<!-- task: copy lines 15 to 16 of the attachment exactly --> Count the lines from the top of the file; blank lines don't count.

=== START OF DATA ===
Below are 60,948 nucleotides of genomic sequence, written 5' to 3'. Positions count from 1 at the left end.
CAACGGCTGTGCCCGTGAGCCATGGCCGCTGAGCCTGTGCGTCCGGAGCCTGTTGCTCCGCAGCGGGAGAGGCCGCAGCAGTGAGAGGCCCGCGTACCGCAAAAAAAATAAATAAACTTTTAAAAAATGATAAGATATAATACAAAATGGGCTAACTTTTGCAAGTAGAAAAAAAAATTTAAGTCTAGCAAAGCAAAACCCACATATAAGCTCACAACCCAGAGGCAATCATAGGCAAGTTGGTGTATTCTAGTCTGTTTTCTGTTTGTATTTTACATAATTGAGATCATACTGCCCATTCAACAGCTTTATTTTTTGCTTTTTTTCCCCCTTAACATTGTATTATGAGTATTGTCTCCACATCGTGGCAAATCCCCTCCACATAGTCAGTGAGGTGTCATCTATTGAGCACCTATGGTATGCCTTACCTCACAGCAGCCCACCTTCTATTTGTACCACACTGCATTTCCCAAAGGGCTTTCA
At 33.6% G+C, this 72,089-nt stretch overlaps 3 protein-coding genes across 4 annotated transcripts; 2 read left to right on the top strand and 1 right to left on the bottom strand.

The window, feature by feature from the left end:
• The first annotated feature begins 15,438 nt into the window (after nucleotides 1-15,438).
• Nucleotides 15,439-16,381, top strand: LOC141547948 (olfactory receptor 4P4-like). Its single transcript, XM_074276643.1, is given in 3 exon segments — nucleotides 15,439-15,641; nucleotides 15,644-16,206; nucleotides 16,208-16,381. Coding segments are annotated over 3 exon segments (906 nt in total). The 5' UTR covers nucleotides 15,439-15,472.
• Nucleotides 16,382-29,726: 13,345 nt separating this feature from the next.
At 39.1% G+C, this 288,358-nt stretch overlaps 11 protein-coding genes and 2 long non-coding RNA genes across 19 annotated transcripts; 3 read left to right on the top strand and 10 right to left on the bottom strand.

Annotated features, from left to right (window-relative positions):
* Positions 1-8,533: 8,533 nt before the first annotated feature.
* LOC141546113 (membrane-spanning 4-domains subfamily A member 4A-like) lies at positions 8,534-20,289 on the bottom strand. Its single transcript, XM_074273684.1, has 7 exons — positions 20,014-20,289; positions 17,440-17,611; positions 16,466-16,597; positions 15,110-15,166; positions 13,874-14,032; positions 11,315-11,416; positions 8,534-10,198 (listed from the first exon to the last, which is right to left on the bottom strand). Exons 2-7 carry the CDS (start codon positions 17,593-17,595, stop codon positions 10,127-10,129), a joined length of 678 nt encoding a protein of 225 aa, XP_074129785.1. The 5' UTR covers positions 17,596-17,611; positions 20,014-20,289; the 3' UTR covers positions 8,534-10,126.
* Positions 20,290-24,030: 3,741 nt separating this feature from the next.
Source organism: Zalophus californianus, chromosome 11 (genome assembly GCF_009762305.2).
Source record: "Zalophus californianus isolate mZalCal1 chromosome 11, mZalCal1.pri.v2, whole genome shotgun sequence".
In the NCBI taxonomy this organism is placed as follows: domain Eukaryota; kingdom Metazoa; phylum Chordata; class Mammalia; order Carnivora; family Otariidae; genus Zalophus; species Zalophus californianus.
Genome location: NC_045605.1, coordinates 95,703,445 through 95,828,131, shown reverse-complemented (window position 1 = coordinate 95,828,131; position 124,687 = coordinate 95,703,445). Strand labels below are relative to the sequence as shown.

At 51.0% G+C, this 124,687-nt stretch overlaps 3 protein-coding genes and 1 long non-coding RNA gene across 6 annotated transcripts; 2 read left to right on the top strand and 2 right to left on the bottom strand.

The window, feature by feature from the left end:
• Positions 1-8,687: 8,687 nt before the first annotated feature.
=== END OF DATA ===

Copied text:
In the NCBI taxonomy this organism is placed as follows: domain Eukaryota; kingdom Metazoa; phylum Chordata; class Mammalia; order Carnivora; family Otariidae; genus Zalophus; species Zalophus californianus.
Genome location: NC_045605.1, coordinates 95,703,445 through 95,828,131, shown reverse-complemented (window position 1 = coordinate 95,828,131; position 124,687 = coordinate 95,703,445). Strand labels below are relative to the sequence as shown.